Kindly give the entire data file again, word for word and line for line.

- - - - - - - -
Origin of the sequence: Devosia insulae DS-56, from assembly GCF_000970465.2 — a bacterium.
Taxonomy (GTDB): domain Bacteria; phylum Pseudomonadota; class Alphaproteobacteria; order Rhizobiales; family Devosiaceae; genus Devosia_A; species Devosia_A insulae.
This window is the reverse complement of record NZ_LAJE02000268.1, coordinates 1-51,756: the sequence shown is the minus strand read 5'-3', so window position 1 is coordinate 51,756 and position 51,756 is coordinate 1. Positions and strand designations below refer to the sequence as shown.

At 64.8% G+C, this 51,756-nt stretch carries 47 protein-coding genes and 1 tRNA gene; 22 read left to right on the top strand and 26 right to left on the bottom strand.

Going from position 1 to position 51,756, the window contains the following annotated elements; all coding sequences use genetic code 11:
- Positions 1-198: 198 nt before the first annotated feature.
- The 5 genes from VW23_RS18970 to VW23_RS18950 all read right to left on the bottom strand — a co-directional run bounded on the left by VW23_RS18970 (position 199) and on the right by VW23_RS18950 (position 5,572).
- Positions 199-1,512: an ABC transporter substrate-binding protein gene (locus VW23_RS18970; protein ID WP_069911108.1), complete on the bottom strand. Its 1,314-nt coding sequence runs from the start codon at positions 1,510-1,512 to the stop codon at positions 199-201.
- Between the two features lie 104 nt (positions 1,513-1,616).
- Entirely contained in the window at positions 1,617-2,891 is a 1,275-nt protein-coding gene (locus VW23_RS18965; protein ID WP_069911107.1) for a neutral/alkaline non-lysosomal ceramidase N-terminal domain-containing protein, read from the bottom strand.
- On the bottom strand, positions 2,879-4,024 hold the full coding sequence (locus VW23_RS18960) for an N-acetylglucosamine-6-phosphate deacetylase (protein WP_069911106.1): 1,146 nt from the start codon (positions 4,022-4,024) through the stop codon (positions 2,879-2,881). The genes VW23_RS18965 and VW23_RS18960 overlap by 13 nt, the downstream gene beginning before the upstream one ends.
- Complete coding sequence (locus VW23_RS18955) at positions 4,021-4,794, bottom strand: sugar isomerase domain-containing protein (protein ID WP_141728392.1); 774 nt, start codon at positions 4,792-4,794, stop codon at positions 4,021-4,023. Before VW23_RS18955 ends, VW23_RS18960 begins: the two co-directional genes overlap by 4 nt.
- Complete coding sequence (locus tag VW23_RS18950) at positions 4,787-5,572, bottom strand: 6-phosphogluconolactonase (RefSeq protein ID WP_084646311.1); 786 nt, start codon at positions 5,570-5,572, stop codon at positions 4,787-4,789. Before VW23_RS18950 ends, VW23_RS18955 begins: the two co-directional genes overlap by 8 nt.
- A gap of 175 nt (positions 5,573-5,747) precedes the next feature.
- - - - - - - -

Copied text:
Origin of the sequence: Devosia insulae DS-56, from assembly GCF_000970465.2 — a bacterium.
Taxonomy (GTDB): domain Bacteria; phylum Pseudomonadota; class Alphaproteobacteria; order Rhizobiales; family Devosiaceae; genus Devosia_A; species Devosia_A insulae.
This window is the reverse complement of record NZ_LAJE02000268.1, coordinates 1-51,756: the sequence shown is the minus strand read 5'-3', so window position 1 is coordinate 51,756 and position 51,756 is coordinate 1. Positions and strand designations below refer to the sequence as shown.

At 64.8% G+C, this 51,756-nt stretch carries 47 protein-coding genes and 1 tRNA gene; 22 read left to right on the top strand and 26 right to left on the bottom strand.

Going from position 1 to position 51,756, the window contains the following annotated elements; all coding sequences use genetic code 11:
- Positions 1-198: 198 nt before the first annotated feature.
- The 5 genes from VW23_RS18970 to VW23_RS18950 all read right to left on the bottom strand — a co-directional run bounded on the left by VW23_RS18970 (position 199) and on the right by VW23_RS18950 (position 5,572).
- Positions 199-1,512: an ABC transporter substrate-binding protein gene (locus VW23_RS18970; protein ID WP_069911108.1), complete on the bottom strand. Its 1,314-nt coding sequence runs from the start codon at positions 1,510-1,512 to the stop codon at positions 199-201.
- Between the two features lie 104 nt (positions 1,513-1,616).
- Entirely contained in the window at positions 1,617-2,891 is a 1,275-nt protein-coding gene (locus VW23_RS18965; protein ID WP_069911107.1) for a neutral/alkaline non-lysosomal ceramidase N-terminal domain-containing protein, read from the bottom strand.
- On the bottom strand, positions 2,879-4,024 hold the full coding sequence (locus VW23_RS18960) for an N-acetylglucosamine-6-phosphate deacetylase (protein WP_069911106.1): 1,146 nt from the start codon (positions 4,022-4,024) through the stop codon (positions 2,879-2,881). The genes VW23_RS18965 and VW23_RS18960 overlap by 13 nt, the downstream gene beginning before the upstream one ends.
- Complete coding sequence (locus VW23_RS18955) at positions 4,021-4,794, bottom strand: sugar isomerase domain-containing protein (protein ID WP_141728392.1); 774 nt, start codon at positions 4,792-4,794, stop codon at positions 4,021-4,023. Before VW23_RS18955 ends, VW23_RS18960 begins: the two co-directional genes overlap by 4 nt.
- Complete coding sequence (locus tag VW23_RS18950) at positions 4,787-5,572, bottom strand: 6-phosphogluconolactonase (RefSeq protein ID WP_084646311.1); 786 nt, start codon at positions 5,570-5,572, stop codon at positions 4,787-4,789. Before VW23_RS18950 ends, VW23_RS18955 begins: the two co-directional genes overlap by 8 nt.
- A gap of 175 nt (positions 5,573-5,747) precedes the next feature.